Being in Egypt for the very first time was amazing. I learned a lot and was overÂwhelmed by the spirit and love and kindÂness shown by the people of Egypt. Everyone made me feel at home and I actually ended up staying for several days after the concert to experience more of the life of Egypt. It was the realization of a dream that I have had for most of my adult life. Growing up in the region, I have always been aware of Egypt’s history, the Pyramids, the Sphinx and the Pharaohs. Nothing can compare to performÂing with the Great Pyramids and Sphinx providing the beauty of the land behind our stage. I will never forget this experience.
What are the biggest challenges in being a musician whose forte is instrumental music? You seem to have taken some serious risks as a musician to put your heart and soul into what you believed in.
I actually feel very fortunate that I am able to have a career as an instrumenÂtal composer and musician. My music is an honest reflection of my soul and is the result of all of the lessons and experiences and relationships that have gone into my life. With instrumental music, I have no limitations of words to express these emoÂtions. I have always believed that instruÂmental music is global and reaches everyÂone, anywhere in the world without the limitation of language. To me these were not risks, it was just who I am as an artist and I create to fulfill the drive that comes from inside me. I have always only hoped that if someone else can relate to my music and finds pleasure in it, then I am a lucky person.Â
Although your music has a universal appeal, it has been especially meaningful to your fans in countries that have seen strife at the domestic front, whether it is the Middle East, South America or India. Has it been a conscious effort on your part to show supÂport to these nations by performing there?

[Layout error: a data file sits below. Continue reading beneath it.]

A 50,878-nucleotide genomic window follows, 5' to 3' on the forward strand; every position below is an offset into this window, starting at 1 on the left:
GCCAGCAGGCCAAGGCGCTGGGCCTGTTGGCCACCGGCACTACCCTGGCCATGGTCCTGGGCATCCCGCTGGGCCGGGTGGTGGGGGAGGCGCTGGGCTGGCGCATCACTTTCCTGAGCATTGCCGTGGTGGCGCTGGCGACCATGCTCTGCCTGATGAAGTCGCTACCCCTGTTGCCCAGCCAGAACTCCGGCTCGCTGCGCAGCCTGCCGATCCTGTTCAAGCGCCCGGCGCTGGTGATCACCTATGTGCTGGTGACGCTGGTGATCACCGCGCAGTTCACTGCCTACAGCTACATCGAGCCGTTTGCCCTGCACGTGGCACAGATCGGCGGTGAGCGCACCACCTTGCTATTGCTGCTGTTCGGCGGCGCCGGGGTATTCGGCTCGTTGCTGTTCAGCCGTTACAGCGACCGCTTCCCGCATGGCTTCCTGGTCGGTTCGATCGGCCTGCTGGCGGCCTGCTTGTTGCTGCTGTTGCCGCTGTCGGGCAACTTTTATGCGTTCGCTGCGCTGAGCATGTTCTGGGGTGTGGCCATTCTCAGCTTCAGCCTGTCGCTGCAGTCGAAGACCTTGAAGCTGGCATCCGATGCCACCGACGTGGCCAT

I have been surprised by how many people have shared this connection with my music. A few years ago, I met a man from Sudan who had come to a conÂcert in Qatar to share with me how the people in Sudan used my music to deal with their own conflicts in Sudan. This happens in many other instances as peoÂple have shared with me. I never intentionÂally set out to compose music for this purÂpose. As I mentioned earlier, I am sharing emotions and meanings that come from within me with my music and it touchÂes me deeply that some people find that my music helps to give them peace and strength during difficult times.
People have been consuming your music knowingly or unknowingly for decades now, whether it is part of a sporting event theme or something else. How does it feel to be an ambassador of sorts of instrumental music?
I have always been inspired by many different composers, especially, the clasÂsical when I was young. Mozart, Chopin, Beethoven, among others. I hope I do a good job of being an ambassador of inÂstrumental music. I never really think too much about how I should be presenting myself but I do appreciate that instrumenÂtal music has a very special place in muÂsic”¦I really enjoy when people can deÂrive their own unique connection with music rather than telling them what to feel.
How was your concert in Bangalore last year?